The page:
Let me tell you about one of the most incredible live shows I’ve ever gotten to personally experience. It was December 30, 2016 at the gilded Riviera Theatre in Chicago. Patti Smith was the evening’s headlining attraction, but this was by no means an ordinary concert. In addition to performing one of the greatest albums of all time in its entirety, Horses, it also happened to be Patti’s 70th birthday. The mood in the room was light, overflowing with goodwill as Patti walked out onto the stage and ran through the music that introduced her to the world back in 1975 with a gusto and enthusiasm that was frankly shocking. Honestly, you don’t know how viscerally exciting rock and roll can be until you’ve witnessed “Free Money” and “Gloria” in all their twitchy, bombastic glory live.
Just after the main set, and after she recounted the harrowing evening of her birth in the dead of night, right here in Chicago — “I was nearly born in a taxi cab on Lake Shore Drive. The Great Snowstorm of 1946,” she told us from the stage — the room burst with confetti, almost approximating the snowblind conditions of that seminal evening 70 years hence. Smith herself was unprepared for the deluge of shredded paper. “My tour manager Andrew Burns… didn’t know how much to get and he got twice as much as needed, and so we had this unbelievable confetti finale, which was a total shock to me,” she told me when we spoke recently by phone. “I couldn’t stop laughing! It was almost impossible to go back to performing. I was just like an 11-year-old, a 10-year-old, a 5-year-old. I was so excited!”
R.E.M. frontman Michael Stipe soon arrived with a flaming cake and we all sang “Happy Birthday” to one of the great poets of our time. Then she launched straight into “People Have The Power” before strapping on a guitar and ripping the roof off the joint with an atomic cover of The Who’s “My Generation” in the encore. It’s was as uplifting and emotionally charged a moment as I can recall taking in during a live performance.
That’s Patti Smith, though. One of the great performers and artistic visionaries of her generation. For those who weren’t at the gig in Chicago (my sympathies) or didn’t make it to any of the other jobs (her word for concerts) on that tour, Smith has the next best thing. Later this month on April 23, she will unveil a brand new concert documentary called Horses: Patti Smith And Her Band at the Tribeca Film Festival that captured one of the last performances of that run at the Wiltern in Los Angeles. “The Wiltern show has a similar spirit,” she promised me, except, “no confetti or birthday cake.”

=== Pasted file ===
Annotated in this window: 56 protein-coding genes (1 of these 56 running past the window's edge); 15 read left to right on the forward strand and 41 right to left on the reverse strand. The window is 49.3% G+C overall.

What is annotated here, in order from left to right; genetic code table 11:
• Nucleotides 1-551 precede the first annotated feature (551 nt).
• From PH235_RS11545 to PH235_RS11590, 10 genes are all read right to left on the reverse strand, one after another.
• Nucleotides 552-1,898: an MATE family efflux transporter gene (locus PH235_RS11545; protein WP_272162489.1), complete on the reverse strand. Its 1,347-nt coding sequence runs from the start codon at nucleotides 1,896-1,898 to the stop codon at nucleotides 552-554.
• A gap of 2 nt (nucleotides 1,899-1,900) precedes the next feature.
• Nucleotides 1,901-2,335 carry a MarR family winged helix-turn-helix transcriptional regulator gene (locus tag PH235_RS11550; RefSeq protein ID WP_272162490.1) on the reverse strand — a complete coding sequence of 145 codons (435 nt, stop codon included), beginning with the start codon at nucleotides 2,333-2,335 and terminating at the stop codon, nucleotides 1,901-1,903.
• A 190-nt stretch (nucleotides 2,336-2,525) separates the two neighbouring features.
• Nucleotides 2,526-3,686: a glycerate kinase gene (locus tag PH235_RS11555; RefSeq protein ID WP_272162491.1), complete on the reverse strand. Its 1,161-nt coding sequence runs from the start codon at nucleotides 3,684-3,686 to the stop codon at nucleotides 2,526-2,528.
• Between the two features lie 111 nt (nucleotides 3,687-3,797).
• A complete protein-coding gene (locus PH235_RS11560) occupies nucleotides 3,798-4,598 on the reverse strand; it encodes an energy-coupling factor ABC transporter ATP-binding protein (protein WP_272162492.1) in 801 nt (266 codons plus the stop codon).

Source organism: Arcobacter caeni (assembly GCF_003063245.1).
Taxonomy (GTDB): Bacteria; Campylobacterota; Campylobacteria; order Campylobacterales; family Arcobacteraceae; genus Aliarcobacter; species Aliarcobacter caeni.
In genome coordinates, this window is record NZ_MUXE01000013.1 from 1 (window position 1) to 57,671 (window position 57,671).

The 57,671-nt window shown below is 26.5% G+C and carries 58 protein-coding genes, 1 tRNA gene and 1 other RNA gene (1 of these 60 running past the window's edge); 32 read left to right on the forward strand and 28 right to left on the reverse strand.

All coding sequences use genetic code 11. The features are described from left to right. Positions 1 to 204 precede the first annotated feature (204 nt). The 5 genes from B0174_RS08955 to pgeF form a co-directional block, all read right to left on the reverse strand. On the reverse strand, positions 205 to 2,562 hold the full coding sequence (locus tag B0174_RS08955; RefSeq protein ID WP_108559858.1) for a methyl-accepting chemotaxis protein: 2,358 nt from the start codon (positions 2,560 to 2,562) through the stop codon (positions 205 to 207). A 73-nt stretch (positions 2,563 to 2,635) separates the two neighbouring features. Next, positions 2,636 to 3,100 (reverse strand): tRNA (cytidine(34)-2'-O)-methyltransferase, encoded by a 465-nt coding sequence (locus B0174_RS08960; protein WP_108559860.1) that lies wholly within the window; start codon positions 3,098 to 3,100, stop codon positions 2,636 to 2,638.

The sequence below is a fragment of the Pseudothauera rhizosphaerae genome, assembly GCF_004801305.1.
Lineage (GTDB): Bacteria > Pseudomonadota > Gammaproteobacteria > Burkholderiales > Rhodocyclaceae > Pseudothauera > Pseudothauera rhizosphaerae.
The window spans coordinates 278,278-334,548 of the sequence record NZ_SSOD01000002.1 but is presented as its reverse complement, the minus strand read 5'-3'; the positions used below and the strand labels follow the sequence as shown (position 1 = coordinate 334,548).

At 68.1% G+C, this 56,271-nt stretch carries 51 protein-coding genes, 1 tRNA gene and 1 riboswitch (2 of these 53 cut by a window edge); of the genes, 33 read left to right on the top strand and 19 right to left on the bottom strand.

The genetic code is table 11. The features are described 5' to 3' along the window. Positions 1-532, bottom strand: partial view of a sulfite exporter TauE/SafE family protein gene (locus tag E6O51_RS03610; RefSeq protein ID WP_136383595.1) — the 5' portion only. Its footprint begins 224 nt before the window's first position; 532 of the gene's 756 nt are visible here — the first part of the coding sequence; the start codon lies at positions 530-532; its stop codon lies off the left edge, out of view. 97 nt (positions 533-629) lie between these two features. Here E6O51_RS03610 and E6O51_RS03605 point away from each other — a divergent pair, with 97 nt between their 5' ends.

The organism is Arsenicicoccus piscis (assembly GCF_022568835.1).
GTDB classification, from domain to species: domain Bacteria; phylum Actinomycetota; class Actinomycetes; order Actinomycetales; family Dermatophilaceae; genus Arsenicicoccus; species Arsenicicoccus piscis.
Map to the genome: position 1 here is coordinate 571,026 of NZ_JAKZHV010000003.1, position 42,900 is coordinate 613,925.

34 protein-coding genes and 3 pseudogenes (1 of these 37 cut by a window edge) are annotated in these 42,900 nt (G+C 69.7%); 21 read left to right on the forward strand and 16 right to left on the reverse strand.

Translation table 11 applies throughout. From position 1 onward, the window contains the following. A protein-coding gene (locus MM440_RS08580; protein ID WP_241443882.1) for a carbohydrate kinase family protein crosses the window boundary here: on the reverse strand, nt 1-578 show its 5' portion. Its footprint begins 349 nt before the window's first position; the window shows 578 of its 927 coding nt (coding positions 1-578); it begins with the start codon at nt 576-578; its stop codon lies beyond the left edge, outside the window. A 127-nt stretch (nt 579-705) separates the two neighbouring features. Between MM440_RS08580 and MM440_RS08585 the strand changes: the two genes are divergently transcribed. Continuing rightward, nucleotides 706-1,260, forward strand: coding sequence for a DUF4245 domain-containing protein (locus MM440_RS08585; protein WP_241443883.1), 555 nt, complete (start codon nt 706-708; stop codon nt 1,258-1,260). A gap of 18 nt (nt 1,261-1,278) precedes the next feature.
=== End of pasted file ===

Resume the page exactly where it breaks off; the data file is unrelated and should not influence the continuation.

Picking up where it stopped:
Patti never intended on making a concert documentary, and the film’s origin story is pretty simple. “I just decided it was our last two jobs of the Horses tour and we were all very united and I just decided to have my friend Steven Sebring film it with a couple of his friends,” she recalled. “Just by chance my great friend Jimmy Iovine was at the concert in Los Angeles and he really loved the concert and said he wished we had a movie of that. I said, ‘Well, we did film it, but we just did it to archive it.’ And then he got together at Apple and made it possible for us to complete the film and do the intensive editing and mixing and all of the things to make it a strong, positive little documentary.”
Unlike other shinier films perhaps, Patti is not the kind of artist who needs to rely on special effects or other visual hokum to get her point across. “We all gave it our all,” she said. “We are who we are. We don’t have any special lights. Our performances are not that much different, technically, than they were in the ’70s. We’re just a raw rock and roll band. This film definitely captures that.”
Some might think that going back to your roots and playing material that’s decades old night after night might would leave an artist unfulfilled, but Patti herself rather enjoyed the experience of delivering Horses in all its punk rock glory for nearly two years. “It’s really a matter of the people,” she explained. “If people really want a song and I feel like I can deliver it, I’ll deliver it a thousand times with the same enthusiasm. I especially like doing the long piece, ‘Land.’ It’s still one of my favorite things to do, because it’s half improvisation, so no matter how many times we do it, it’s always in some ways new. There’s always some new adventure for Johnny and some new sonic adventure, some new language adventure. We’re able to keep it fairly fresh.”